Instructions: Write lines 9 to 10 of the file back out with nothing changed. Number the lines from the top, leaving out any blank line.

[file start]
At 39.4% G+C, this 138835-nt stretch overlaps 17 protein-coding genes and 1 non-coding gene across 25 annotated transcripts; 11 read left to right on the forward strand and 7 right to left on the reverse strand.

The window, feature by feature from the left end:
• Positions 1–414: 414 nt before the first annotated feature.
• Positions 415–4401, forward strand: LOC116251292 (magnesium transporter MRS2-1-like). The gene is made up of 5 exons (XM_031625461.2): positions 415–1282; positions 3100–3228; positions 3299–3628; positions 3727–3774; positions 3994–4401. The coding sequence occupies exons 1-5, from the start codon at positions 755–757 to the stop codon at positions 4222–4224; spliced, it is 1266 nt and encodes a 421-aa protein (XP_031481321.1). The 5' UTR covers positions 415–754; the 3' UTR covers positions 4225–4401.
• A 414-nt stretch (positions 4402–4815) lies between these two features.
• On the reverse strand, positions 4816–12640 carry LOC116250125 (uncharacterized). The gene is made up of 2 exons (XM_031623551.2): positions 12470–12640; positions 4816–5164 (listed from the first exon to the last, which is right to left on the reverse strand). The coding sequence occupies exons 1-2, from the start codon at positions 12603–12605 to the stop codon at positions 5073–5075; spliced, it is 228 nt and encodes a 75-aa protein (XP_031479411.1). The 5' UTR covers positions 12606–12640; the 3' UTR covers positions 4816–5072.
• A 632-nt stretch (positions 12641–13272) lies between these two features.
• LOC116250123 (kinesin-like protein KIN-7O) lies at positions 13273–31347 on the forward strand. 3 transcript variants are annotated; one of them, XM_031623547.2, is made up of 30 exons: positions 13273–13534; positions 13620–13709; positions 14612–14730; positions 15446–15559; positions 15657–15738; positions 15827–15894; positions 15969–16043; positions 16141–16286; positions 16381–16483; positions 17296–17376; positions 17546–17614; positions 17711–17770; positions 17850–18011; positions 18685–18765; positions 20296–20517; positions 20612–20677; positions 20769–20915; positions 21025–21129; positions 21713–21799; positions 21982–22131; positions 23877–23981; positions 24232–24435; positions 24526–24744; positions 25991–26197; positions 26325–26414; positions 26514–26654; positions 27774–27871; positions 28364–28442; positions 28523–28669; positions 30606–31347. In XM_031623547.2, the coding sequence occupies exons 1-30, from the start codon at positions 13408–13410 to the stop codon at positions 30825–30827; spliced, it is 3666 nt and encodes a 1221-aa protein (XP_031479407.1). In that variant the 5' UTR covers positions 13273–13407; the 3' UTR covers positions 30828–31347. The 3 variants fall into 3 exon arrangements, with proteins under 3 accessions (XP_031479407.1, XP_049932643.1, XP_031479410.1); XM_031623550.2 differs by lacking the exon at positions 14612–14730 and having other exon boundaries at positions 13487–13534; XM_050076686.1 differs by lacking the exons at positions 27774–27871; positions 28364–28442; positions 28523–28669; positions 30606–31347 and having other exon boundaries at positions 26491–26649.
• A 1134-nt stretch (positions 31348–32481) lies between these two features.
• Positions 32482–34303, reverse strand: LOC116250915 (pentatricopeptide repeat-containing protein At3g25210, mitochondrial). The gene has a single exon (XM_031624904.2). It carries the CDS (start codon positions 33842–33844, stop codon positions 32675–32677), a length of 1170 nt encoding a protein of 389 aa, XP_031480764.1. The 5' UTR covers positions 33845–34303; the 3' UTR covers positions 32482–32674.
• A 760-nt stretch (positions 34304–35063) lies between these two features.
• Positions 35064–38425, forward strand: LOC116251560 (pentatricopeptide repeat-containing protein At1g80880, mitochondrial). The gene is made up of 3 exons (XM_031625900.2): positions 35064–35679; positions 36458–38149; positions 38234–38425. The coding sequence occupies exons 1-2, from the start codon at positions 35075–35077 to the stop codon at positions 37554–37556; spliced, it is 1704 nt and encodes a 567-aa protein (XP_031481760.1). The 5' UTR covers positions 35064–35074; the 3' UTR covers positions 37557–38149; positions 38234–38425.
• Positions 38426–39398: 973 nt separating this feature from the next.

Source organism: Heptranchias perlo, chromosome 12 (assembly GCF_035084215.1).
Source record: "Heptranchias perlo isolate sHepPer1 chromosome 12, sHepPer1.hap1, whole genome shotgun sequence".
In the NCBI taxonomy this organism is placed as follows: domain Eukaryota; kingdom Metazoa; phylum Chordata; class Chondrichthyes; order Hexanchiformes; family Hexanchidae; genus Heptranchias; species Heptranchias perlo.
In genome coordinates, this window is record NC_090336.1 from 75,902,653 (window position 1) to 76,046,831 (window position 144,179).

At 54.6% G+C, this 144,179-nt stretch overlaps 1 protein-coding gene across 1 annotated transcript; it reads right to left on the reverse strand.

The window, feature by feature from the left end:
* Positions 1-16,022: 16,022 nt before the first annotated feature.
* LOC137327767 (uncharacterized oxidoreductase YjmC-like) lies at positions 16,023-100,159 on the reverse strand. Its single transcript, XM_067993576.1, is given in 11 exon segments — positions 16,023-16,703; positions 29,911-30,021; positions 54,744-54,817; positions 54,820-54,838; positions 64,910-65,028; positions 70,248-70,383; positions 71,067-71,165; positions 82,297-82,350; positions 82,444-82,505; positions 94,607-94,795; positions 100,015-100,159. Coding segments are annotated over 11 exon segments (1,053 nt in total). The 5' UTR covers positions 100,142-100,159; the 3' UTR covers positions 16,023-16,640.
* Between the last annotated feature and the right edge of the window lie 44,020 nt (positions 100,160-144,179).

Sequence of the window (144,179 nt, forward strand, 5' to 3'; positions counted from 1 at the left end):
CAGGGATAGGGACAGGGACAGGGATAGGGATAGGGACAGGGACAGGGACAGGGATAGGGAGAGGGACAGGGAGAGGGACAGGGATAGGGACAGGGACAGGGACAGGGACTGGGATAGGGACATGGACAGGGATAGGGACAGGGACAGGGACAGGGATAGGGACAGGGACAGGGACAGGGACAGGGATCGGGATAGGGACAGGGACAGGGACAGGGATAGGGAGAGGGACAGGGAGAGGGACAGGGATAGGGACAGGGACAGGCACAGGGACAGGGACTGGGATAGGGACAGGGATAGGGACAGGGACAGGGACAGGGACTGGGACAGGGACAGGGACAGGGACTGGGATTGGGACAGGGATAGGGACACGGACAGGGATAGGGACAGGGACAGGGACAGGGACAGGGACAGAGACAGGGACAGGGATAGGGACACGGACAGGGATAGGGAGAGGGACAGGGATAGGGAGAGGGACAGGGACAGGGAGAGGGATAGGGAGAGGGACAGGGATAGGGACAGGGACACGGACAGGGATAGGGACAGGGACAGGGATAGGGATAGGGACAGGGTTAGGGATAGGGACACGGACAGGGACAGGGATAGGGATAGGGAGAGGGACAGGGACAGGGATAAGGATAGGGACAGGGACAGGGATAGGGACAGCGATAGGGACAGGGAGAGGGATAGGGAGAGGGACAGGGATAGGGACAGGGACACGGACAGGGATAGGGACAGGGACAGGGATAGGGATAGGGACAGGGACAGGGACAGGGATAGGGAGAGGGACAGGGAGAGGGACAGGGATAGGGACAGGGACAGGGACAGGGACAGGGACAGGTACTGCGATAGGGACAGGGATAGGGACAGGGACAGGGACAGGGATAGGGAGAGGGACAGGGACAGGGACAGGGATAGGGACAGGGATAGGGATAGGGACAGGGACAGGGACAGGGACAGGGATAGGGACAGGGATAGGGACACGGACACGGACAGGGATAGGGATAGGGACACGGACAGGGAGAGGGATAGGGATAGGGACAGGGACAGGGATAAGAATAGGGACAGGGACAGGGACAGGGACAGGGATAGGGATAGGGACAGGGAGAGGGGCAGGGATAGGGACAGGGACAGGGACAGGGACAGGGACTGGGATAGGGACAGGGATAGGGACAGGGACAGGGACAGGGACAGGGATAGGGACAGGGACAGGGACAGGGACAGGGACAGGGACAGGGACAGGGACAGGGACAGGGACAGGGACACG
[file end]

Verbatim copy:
• A 1134-nt stretch (positions 31348–32481) lies between these two features.
• Positions 32482–34303, reverse strand: LOC116250915 (pentatricopeptide repeat-containing protein At3g25210, mitochondrial). The gene has a single exon (XM_031624904.2). It carries the CDS (start codon positions 33842–33844, stop codon positions 32675–32677), a length of 1170 nt encoding a protein of 389 aa, XP_031480764.1. The 5' UTR covers positions 33845–34303; the 3' UTR covers positions 32482–32674.